Mastercard Reason Code 4853: Transaction Did Not Complete
Mastercard chargeback reason code 4853: Transaction Did Not Complete is one of the numeric labels assigned by banks to each customer dispute, indicating the given reason for the claim. We say the given reason because it may or may not reflect the true reason.
Under certain circumstances, Mastercard may allow consumers to reverse a payment card transaction by filing a chargeback. Chargebacks were designed to be a “last-resort” for disagreements that cannot be resolved with the merchant, but are more and more often used as a loophole to commit fraud.
Reason code 4853 refers to the broad category designated as “Cardholder Disputes,” meaning the cardholder has contacted the bank claiming that something is wrong with a transaction. The code can be used in multiple specific situations; when necessary, an additional message will be provided along with the reason code to inform the merchant which particular type of chargeback applies to the claim.
In claims featuring a 4853 reason code, one of the possible causes is “Transaction Did Not Complete.”
Should Merchants Worry About Reason Code 4853 Chargebacks?
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What Is a Transaction Did Not Complete Chargeback?
A chargeback with reason code 4853 may refer to disputes where the customer claims that a charge on their account is invalid. According to the customer, the product or service purchased was never received or used. The cardholder never used the product or service, since they believed the transaction was never processed, and the purchase was never completed.
A “transaction did not complete” chargeback means the cardholder contacted the issuer and claimed all of the following:
- The cardholder engaged in the transaction.
- The cardholder claims the disputed transaction failed to complete.
- The cardholder did not use the goods or services.
What Can Cause Transaction Did Not Complete Chargebacks?
Let’s take a closer look at the circumstances which can lead to a chargeback with a transaction did not complete reason code. For starters, the cardholder is not claiming criminal fraud; they are admitting that the transaction was at least started, and that the legitimate cardholder was involved. For some reason, though, they were under the impression that the transaction was never processed.
The cardholder might believe that the transaction was cancelled at the time, or that the order was not approved. The customer might be surprised when the order was actually delivered.
In that event, why wouldn’t the cardholder simply return the item for a refund? Several possible reasons exist, including:
- The cardholder is accusing the merchant of trying to force the sale.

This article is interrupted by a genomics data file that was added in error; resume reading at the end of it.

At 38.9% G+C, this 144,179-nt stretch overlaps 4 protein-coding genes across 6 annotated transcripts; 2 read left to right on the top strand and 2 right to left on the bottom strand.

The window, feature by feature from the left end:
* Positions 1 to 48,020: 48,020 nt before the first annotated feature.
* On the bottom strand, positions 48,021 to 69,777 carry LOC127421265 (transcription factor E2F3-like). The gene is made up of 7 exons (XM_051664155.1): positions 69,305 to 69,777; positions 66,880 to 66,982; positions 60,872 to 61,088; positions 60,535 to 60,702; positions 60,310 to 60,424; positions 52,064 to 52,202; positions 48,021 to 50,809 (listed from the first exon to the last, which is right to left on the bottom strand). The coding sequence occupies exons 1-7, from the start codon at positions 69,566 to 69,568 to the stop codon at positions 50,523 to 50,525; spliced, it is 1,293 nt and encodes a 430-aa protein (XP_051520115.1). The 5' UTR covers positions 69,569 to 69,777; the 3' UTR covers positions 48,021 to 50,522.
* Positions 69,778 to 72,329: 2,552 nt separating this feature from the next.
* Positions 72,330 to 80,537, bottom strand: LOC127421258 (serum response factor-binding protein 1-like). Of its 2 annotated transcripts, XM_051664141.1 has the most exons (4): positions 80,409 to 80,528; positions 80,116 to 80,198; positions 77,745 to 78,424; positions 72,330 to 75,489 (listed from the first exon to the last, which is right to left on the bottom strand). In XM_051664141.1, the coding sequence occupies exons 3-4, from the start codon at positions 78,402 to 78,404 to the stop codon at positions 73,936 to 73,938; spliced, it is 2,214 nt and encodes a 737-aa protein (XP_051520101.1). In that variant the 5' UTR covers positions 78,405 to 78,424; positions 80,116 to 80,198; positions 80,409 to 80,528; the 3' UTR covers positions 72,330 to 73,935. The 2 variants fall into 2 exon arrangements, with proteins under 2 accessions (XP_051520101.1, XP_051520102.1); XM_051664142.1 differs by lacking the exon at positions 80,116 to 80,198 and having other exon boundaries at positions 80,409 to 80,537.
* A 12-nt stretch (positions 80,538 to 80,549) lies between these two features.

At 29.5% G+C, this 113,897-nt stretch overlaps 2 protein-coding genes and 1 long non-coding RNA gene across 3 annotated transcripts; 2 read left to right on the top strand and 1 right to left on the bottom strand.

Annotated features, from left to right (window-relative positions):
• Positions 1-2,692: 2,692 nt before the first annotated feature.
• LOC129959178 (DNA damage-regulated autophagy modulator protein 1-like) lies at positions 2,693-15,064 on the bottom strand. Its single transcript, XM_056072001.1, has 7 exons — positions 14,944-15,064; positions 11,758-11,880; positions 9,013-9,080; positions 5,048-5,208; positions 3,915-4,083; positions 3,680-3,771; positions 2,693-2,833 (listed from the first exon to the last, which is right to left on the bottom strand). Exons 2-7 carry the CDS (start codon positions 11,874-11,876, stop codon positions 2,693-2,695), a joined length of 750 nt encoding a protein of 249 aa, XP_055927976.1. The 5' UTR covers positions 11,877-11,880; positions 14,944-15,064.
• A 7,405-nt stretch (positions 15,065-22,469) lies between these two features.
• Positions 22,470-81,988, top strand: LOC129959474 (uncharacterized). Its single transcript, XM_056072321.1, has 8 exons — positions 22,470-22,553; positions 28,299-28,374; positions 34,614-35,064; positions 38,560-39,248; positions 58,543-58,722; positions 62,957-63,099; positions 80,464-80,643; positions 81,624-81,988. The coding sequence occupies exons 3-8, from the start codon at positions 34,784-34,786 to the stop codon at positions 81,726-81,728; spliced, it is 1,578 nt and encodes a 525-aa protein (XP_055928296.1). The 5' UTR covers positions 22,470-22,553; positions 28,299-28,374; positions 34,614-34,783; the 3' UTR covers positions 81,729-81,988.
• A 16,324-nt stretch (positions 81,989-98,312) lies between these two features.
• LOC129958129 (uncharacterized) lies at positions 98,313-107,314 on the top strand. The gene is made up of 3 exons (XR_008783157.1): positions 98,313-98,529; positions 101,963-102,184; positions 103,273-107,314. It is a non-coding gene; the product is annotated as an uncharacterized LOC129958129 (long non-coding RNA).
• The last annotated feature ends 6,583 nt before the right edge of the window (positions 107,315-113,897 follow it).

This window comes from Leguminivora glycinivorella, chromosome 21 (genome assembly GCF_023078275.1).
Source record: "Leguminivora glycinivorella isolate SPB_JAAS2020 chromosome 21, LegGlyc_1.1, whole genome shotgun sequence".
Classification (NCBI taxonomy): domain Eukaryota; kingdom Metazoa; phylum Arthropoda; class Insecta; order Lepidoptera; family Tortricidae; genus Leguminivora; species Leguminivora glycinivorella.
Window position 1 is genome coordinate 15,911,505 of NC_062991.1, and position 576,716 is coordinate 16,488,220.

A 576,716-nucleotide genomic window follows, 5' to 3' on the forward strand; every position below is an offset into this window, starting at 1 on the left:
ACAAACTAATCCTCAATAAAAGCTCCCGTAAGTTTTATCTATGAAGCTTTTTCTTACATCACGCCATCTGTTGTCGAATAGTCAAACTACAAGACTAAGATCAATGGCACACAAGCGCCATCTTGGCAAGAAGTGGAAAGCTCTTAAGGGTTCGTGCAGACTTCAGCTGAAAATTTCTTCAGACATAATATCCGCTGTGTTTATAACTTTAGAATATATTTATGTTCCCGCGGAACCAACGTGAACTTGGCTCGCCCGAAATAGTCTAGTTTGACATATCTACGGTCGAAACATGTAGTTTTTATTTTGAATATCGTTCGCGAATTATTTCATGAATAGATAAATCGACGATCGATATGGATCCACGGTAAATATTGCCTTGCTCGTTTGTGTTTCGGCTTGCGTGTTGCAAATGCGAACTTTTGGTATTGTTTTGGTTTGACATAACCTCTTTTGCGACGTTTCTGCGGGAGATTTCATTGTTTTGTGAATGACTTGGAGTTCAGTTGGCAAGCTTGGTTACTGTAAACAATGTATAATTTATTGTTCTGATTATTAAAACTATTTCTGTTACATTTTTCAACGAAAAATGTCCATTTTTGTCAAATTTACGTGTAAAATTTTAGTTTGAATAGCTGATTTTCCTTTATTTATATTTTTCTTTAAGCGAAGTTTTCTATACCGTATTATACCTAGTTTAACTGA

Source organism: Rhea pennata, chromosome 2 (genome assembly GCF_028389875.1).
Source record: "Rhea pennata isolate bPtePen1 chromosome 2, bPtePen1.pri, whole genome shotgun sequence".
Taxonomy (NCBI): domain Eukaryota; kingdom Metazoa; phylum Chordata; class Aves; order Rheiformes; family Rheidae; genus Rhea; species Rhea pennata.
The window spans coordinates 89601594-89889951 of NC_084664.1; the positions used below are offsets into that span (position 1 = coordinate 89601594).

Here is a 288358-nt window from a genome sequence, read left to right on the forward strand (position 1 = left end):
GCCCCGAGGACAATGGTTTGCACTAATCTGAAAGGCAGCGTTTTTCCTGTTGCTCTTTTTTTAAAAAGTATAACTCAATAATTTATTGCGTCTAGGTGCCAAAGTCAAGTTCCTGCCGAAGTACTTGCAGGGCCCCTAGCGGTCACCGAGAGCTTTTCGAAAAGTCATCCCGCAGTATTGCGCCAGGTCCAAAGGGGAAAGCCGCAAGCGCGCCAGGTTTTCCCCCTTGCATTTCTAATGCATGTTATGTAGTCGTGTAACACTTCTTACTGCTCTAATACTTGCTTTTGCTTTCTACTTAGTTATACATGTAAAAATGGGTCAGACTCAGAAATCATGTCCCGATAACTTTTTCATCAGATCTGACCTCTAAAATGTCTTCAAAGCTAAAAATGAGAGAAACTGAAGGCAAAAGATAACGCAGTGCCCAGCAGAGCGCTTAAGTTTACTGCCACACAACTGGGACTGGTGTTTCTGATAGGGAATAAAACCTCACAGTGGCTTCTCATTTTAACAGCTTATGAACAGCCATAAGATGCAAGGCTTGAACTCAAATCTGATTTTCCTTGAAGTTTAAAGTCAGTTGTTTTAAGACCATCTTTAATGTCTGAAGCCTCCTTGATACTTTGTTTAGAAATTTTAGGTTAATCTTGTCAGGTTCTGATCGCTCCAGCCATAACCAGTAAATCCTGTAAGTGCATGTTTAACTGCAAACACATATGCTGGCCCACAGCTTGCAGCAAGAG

- The cardholder may not want to pay the merchant’s restocking fee or return shipping.
- The cardholder waited beyond the merchant’s return time limit.
- The cardholder finds it easier to deal with the bank than the merchant.
In the case of services, such as online subscription software, the cardholder would be claiming they had never logged on to the server or accessed the services in any way.
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Transaction Did Not Complete Disputes: Conditions and Prevention
Issuers have a limited timeframe to file chargebacks claiming an incorrect transaction amount. Disputes must be filed within 120 calendar days of the transaction processing date.
Obviously, if a business regularly receives legitimate chargebacks claiming a transaction did not complete, there’s a problem that needs to be addressed by the merchant. As we alluded to earlier, though, a false reason code may be used to mask an attempt at fraud. Merchants who have evidence showing the cardholder used the goods or services should challenge these invalid chargebacks through the representment process.
The good news is that, because these chargebacks are often the result of merchant error, they are highly preventable. Many such disputes may be avoided by simple best practices, such as:
- Sharing contact info; Make it easier to call you than to contact the bank.
- Being available by phone: Customers aren’t calling to talk to a machine. Phones should be answered by a live person, preferably in 3 rings or less.
- Responding immediately to email requests: Customers want to know they’re being heard. Respond to email messages right away; at the very least, send an automated reply.
- Monitoring social media accounts: Respond to all comments, positive and negative.
- Following up on orders and complaints: You can’t assume that no news is good news. Ask the customer directly whether they are satisfied.
- Keep customers in the loop. Let them know when orders are received, when merchandise is shipped, if an order was cancelled, when they can access a subscription, and more.
Be certain that staff members understand and practice customer-centric behavior. Vigilance and training can go a long ways toward preventing this type of error.
Chargeback Prevention: A Wider View
While merchants can take many steps to help prevent legitimate claims, fraudulent chargebacks are another matter: friendly fraud is post-transactional in nature, meaning there’s no sure way to identify it beforehand. Merchants can do everything “right” yet still have a customer dispute filed against them.
So while it’s generally more efficient to take a proactive stance when it comes to chargeback management, a truly effective strategy must encompass both prevention and disputing cases of friendly fraud.
Chargebacks911® can help your business manage all aspects of chargeback reason codes, with proprietary technologies and experience-based expertise. Contact us today for a free ROI analysis to learn how much more you could save.